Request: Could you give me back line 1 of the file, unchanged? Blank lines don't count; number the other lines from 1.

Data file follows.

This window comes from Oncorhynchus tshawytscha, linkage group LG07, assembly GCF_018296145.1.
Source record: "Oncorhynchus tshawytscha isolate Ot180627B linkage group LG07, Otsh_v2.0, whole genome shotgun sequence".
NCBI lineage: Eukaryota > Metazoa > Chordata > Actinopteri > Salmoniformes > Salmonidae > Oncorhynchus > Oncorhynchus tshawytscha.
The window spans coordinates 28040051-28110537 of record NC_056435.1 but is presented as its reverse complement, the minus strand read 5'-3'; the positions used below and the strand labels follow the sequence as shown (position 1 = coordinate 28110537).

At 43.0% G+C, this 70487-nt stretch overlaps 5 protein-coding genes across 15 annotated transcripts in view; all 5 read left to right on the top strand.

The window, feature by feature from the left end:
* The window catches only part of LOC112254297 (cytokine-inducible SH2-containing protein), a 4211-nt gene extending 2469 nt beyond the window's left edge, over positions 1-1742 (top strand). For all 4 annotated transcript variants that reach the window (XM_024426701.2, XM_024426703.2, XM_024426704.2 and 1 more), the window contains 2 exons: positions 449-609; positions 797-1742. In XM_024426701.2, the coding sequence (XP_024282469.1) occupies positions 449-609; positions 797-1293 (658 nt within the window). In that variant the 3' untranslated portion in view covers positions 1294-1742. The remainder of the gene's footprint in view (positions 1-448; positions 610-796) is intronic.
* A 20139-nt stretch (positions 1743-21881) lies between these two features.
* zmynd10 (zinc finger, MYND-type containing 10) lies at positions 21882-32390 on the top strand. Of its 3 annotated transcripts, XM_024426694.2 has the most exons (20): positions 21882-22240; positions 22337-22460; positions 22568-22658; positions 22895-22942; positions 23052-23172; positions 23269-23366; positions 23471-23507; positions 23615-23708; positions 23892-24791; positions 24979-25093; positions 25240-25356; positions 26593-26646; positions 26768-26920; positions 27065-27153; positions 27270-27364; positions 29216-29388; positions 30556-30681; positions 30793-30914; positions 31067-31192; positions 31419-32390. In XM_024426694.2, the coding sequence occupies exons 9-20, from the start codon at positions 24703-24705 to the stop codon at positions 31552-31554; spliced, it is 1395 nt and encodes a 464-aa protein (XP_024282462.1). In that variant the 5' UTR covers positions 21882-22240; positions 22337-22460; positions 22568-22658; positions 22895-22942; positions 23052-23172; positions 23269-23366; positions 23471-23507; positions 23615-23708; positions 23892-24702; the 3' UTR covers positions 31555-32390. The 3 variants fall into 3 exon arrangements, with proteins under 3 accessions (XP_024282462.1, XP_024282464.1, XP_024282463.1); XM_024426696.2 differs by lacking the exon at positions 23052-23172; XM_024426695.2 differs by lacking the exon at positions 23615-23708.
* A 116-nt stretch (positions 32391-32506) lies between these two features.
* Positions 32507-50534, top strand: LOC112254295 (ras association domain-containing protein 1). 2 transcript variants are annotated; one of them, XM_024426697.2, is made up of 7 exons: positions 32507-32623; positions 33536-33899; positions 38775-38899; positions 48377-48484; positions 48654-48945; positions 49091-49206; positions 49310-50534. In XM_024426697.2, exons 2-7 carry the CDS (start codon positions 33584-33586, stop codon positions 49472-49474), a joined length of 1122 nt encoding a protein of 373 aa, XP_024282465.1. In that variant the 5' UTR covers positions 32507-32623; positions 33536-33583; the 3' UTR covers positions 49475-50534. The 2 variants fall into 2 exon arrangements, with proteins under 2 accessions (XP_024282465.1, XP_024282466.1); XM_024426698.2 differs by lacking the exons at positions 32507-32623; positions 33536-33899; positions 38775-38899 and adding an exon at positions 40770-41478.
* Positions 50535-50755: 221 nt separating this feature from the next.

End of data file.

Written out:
This window comes from Oncorhynchus tshawytscha, linkage group LG07, assembly GCF_018296145.1.